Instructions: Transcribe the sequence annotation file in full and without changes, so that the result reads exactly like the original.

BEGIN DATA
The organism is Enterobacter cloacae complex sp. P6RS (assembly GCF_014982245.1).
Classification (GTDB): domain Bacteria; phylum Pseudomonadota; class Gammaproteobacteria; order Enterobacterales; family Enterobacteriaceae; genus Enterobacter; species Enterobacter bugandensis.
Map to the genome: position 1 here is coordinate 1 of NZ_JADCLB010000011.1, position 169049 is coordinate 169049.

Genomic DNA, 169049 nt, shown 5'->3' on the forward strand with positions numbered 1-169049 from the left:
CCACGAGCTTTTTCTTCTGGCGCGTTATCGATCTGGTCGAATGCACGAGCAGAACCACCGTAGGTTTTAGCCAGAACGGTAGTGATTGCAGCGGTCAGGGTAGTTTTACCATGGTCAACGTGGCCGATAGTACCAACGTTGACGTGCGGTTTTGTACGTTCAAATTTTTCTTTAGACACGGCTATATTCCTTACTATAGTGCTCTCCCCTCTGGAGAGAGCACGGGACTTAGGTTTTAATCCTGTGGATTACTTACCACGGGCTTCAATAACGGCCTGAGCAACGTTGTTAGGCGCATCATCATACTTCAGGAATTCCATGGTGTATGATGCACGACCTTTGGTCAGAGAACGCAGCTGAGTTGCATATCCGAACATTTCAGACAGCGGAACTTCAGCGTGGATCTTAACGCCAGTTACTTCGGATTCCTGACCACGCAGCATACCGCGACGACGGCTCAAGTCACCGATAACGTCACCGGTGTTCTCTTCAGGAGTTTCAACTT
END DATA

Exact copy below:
The organism is Enterobacter cloacae complex sp. P6RS (assembly GCF_014982245.1).
Classification (GTDB): domain Bacteria; phylum Pseudomonadota; class Gammaproteobacteria; order Enterobacterales; family Enterobacteriaceae; genus Enterobacter; species Enterobacter bugandensis.
Map to the genome: position 1 here is coordinate 1 of NZ_JADCLB010000011.1, position 169049 is coordinate 169049.

Genomic DNA, 169049 nt, shown 5'->3' on the forward strand with positions numbered 1-169049 from the left:
CCACGAGCTTTTTCTTCTGGCGCGTTATCGATCTGGTCGAATGCACGAGCAGAACCACCGTAGGTTTTAGCCAGAACGGTAGTGATTGCAGCGGTCAGGGTAGTTTTACCATGGTCAACGTGGCCGATAGTACCAACGTTGACGTGCGGTTTTGTACGTTCAAATTTTTCTTTAGACACGGCTATATTCCTTACTATAGTGCTCTCCCCTCTGGAGAGAGCACGGGACTTAGGTTTTAATCCTGTGGATTACTTACCACGGGCTTCAATAACGGCCTGAGCAACGTTGTTAGGCGCATCATCATACTTCAGGAATTCCATGGTGTATGATGCACGACCTTTGGTCAGAGAACGCAGCTGAGTTGCATATCCGAACATTTCAGACAGCGGAACTTCAGCGTGGATCTTAACGCCAGTTACTTCGGATTCCTGACCACGCAGCATACCGCGACGACGGCTCAAGTCACCGATAACGTCACCGGTGTTCTCTTCAGGAGTTTCAACTT